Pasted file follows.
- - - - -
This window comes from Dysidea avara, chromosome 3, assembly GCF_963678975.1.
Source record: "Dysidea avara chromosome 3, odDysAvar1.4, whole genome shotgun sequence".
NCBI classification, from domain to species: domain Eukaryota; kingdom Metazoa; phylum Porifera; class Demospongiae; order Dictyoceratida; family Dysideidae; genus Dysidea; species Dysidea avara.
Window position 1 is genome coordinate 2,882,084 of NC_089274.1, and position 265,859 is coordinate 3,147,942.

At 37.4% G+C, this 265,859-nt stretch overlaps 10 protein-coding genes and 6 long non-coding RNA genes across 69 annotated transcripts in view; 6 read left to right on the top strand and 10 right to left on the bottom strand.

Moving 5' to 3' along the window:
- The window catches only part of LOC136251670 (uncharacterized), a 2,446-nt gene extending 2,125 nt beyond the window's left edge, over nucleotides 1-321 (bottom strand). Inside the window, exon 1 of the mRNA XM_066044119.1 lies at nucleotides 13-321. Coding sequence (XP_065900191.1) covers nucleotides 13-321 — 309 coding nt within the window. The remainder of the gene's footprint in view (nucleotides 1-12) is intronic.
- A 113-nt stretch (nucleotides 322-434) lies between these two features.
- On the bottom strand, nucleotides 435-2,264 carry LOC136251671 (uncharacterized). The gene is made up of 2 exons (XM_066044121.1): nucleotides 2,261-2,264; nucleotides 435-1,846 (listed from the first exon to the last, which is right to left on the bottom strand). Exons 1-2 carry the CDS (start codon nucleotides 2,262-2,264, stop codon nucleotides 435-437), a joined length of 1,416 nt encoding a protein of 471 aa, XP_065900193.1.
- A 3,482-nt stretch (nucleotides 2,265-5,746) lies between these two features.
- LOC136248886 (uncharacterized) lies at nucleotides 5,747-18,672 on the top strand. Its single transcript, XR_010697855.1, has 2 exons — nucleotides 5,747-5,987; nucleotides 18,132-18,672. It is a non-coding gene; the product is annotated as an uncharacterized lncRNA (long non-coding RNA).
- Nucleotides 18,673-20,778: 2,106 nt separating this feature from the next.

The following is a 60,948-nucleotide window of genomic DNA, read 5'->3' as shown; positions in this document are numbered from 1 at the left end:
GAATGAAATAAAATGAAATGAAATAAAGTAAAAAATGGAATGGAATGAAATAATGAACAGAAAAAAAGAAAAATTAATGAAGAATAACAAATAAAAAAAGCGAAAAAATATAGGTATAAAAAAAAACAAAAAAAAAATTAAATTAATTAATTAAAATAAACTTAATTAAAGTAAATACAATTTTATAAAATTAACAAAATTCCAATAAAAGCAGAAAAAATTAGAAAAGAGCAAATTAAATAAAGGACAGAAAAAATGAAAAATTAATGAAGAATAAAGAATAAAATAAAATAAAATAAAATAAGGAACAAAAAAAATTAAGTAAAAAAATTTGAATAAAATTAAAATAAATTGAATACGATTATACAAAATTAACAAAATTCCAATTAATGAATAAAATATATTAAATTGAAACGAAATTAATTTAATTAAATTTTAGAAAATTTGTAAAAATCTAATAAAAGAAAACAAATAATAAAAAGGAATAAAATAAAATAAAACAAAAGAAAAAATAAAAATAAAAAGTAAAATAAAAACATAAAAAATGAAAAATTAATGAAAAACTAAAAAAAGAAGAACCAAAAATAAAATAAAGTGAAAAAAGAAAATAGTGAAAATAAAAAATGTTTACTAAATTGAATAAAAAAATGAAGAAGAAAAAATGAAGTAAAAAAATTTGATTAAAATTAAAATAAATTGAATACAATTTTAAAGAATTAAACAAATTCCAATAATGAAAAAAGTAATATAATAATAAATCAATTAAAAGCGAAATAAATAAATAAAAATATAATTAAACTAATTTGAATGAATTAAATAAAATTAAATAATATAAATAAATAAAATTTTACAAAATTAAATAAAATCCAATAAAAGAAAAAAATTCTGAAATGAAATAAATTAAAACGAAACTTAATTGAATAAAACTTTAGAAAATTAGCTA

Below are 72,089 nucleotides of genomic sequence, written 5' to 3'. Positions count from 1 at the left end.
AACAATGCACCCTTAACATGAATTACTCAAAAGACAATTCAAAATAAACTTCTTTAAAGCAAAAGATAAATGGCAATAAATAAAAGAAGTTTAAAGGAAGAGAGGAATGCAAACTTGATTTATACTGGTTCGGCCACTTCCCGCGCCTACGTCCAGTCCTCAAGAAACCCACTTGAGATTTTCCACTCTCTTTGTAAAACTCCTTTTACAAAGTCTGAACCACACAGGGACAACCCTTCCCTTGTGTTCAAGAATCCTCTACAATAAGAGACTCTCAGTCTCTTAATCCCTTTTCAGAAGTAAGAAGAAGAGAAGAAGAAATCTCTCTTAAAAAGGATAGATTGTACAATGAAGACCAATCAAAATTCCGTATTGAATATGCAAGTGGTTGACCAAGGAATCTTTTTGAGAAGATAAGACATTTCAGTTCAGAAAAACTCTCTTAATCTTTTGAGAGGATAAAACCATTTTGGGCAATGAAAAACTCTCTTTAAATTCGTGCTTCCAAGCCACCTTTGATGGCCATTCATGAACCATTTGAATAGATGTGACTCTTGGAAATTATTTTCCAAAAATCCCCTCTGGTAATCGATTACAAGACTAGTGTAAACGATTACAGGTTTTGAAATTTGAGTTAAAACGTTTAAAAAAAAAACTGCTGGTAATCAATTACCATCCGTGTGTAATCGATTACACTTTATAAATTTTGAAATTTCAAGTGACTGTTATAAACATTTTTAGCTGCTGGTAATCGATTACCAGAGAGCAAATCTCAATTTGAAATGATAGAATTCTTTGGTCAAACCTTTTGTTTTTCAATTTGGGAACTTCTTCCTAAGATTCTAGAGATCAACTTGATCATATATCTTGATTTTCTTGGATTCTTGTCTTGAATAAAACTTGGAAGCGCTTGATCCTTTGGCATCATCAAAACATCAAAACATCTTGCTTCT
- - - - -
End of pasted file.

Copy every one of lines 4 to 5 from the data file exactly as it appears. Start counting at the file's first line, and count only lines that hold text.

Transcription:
Window position 1 is genome coordinate 2,882,084 of NC_089274.1, and position 265,859 is coordinate 3,147,942.

At 37.4% G+C, this 265,859-nt stretch overlaps 10 protein-coding genes and 6 long non-coding RNA genes across 69 annotated transcripts in view; 6 read left to right on the top strand and 10 right to left on the bottom strand.